Crook to repay £30k of his ill-gotten gains
PUBLISHED: 16:30 05 November 2015
A crooked timeshare salesman has been ordered to repay £30,000 of ill-gotten gains under the proceeds of crime act.
Niel Mendoza, of Exeter, and his sidekick Michael Girvin, of Exmouth, targeted customers who had already been ripped off once on timeshare deals – taking even more money by claiming to be freeing them of huge financial obligations.
They both received suspended sentences at Exeter Crown Court last year after being found guilty.
During the 20 months since sentencing, their finances have been examined by police financial investigators.
Mendoza was ordered to repay £30,000 by Judge Phillip Wassall, sitting last week at Exeter Crown Court, while Girvin will have to repay just £100 because he has no realisable assets.
Girvin, 55, of Salterton Road, Exmouth, and Mendoza, 61, of Cordery Road, Exeter, were both convicted of three offences of unfair trading at the original trial
Mendoza was jailed for nine months and Girvin for 12 months. Both sentences were suspended for two years; the men were ordered to complete 200 hours’ unpaid community work.
Judge Wassall rubberstamped an agreed order under the Proceeds of Crime Act. He ordered Mendoza to pay the £30,000 and Girvin £100. He was told Girvin was now working as a painter and decorator.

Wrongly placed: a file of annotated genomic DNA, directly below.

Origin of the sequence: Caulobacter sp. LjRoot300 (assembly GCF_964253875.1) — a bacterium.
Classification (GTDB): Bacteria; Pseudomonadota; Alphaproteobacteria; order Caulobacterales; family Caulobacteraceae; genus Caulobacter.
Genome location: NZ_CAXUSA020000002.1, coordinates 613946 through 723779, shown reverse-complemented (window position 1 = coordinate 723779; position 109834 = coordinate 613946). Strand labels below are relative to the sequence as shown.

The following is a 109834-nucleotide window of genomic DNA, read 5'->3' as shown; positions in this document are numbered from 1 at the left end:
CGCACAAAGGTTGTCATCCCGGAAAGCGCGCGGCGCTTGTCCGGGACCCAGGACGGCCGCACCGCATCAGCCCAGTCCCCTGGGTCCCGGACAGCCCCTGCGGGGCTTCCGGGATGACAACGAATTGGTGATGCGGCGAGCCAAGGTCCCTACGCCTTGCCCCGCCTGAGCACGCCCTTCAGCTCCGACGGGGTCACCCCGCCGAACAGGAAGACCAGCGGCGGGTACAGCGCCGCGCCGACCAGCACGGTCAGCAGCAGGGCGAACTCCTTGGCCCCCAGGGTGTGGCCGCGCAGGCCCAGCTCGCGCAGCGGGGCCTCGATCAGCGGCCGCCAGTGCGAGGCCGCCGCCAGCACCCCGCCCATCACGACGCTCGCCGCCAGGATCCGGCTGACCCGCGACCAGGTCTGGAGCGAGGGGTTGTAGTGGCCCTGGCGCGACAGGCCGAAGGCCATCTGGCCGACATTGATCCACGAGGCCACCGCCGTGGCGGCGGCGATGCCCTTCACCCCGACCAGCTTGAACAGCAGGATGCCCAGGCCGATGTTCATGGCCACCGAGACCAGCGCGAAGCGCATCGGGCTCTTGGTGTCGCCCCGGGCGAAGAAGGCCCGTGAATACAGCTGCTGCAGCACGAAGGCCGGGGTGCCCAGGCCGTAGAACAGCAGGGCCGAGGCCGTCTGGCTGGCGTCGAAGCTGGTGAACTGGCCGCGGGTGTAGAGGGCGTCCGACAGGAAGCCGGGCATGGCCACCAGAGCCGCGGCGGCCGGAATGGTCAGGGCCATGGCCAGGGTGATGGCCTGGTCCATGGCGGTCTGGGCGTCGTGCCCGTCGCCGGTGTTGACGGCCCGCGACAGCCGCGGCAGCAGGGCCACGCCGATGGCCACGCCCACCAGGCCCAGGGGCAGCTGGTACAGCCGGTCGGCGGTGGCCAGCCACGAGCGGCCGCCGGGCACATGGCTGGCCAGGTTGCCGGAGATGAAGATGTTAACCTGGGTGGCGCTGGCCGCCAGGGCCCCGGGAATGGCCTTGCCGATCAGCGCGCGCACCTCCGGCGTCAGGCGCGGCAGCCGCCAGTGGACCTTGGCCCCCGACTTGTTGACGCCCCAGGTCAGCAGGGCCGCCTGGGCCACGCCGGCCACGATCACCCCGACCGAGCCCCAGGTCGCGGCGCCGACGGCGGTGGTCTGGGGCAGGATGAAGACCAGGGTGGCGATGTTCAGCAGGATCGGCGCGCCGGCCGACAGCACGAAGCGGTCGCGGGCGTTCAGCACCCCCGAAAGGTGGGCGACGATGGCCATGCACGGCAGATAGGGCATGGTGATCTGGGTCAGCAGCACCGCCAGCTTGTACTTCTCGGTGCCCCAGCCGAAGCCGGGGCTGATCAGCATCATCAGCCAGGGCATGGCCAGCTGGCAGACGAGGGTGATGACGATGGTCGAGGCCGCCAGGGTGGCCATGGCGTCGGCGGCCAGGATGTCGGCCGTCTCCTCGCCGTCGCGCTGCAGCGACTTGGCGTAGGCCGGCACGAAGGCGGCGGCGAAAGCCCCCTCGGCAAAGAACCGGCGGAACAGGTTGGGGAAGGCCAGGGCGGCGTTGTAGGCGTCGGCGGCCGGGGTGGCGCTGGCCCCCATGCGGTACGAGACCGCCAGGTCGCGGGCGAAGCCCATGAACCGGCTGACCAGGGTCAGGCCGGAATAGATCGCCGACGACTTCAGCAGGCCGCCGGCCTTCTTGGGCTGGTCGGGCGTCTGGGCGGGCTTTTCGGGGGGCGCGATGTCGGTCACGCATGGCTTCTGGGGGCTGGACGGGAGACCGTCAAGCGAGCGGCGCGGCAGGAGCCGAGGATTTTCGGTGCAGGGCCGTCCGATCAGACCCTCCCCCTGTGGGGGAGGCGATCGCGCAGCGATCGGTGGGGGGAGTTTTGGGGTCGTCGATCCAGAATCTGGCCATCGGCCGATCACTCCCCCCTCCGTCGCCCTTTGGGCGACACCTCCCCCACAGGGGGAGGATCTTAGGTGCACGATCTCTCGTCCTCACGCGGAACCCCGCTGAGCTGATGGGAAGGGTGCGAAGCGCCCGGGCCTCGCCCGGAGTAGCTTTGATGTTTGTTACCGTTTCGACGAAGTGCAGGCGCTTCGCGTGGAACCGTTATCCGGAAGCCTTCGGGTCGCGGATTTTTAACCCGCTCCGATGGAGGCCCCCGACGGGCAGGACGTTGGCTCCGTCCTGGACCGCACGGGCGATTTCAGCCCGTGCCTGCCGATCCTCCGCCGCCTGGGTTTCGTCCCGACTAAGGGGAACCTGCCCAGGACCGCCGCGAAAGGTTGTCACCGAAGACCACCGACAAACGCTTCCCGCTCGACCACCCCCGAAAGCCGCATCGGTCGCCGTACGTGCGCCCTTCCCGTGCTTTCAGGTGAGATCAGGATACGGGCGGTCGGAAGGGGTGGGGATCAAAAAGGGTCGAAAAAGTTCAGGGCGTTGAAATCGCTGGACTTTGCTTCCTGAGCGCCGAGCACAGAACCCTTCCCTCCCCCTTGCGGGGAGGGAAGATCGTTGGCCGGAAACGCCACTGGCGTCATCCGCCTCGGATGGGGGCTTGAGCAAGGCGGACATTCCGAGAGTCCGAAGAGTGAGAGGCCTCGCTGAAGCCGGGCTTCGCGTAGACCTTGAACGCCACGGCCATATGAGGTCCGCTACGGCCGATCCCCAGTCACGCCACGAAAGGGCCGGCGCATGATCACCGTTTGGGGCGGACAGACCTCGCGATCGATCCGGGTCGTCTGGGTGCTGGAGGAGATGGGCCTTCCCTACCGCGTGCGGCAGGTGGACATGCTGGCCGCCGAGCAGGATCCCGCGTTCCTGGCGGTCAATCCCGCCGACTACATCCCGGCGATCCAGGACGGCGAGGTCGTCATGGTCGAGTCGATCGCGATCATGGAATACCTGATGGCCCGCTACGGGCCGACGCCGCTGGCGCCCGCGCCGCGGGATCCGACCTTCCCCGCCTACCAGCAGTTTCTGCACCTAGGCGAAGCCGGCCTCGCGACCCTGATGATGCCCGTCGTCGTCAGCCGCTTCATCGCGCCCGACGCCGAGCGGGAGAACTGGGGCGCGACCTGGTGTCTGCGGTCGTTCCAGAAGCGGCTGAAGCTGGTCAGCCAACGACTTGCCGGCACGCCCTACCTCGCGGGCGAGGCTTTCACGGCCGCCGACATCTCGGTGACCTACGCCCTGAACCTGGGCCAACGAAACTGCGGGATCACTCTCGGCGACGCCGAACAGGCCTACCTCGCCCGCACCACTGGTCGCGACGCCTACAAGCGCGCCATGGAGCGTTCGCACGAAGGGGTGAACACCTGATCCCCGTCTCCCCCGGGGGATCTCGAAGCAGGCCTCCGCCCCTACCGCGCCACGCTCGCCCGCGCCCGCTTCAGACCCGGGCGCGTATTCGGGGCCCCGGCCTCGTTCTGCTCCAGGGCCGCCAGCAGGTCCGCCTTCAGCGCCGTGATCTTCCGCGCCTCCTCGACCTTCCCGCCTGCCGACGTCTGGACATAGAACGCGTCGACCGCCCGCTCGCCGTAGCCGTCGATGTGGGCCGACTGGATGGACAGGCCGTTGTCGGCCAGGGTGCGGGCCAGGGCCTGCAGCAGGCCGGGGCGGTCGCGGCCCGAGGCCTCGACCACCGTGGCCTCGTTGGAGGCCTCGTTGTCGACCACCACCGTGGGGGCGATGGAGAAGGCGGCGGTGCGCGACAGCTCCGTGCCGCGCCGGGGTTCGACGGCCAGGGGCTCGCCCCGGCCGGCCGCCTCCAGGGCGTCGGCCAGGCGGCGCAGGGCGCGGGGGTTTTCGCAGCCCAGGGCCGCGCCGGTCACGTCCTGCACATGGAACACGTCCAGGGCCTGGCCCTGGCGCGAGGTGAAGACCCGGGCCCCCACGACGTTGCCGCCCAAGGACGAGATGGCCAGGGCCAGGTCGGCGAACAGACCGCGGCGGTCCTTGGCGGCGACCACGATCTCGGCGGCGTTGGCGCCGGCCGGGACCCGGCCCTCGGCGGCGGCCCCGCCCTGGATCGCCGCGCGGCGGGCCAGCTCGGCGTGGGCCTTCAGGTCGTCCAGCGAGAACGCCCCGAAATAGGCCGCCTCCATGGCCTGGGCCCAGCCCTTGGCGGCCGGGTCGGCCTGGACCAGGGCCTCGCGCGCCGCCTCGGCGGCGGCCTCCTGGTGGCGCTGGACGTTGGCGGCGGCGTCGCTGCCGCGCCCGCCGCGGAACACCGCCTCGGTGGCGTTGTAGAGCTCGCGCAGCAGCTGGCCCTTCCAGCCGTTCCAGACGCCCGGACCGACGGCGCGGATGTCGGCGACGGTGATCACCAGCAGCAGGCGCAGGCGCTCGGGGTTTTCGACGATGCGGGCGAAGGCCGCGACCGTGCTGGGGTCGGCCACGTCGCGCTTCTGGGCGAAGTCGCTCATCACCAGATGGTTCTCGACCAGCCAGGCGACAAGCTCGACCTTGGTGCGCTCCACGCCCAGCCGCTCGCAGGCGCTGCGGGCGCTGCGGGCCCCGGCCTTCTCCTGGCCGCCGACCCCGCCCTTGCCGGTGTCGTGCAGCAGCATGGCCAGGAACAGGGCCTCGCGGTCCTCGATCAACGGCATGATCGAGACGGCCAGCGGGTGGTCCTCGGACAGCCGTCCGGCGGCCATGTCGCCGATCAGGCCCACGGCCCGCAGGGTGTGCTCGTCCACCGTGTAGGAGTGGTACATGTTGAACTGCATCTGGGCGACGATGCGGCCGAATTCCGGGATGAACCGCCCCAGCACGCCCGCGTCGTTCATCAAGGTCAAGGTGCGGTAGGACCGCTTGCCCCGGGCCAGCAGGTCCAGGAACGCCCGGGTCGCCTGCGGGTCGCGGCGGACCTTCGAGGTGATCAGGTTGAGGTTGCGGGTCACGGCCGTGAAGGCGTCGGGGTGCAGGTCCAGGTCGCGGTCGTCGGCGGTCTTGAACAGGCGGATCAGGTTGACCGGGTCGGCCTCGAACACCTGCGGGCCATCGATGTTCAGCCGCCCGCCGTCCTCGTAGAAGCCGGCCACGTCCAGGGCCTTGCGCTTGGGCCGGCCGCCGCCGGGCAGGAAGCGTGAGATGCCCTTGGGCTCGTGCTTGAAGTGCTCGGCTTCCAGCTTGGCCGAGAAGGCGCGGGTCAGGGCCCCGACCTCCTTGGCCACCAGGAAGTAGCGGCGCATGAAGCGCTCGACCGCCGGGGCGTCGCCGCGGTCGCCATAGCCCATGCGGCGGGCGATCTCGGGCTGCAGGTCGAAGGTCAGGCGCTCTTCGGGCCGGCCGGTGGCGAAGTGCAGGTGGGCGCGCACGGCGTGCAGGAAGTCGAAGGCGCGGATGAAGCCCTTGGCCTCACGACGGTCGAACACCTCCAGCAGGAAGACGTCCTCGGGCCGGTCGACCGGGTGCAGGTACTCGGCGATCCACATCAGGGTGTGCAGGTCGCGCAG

At trial, the jury heard how the pair’s Devon Based Associates company was shut down within weeks by Trading Standards officers.
The two men were former timeshare salesmen who cooked up a new scam in which they targeted their previous customers and overcharged them to get out of the dodgy contracts.
Their business model was based on luring the victims to meetings in Exeter on the promise of joining a joint legal action against the timeshare industry.
Once at the offices in Marsh Barton, which were rented for the day, the customers were terrified with scare stories and fabricated statistics about how much their timeshares would cost in the future.
The trap closed on the hapless punters when Girvin and Mendoza moved in to clinch a deal in which they paid cash up front to get rid of their obligations.
What the two men did not reveal was that the customers could have done exactly the same thing for themselves at a fraction of what they charged.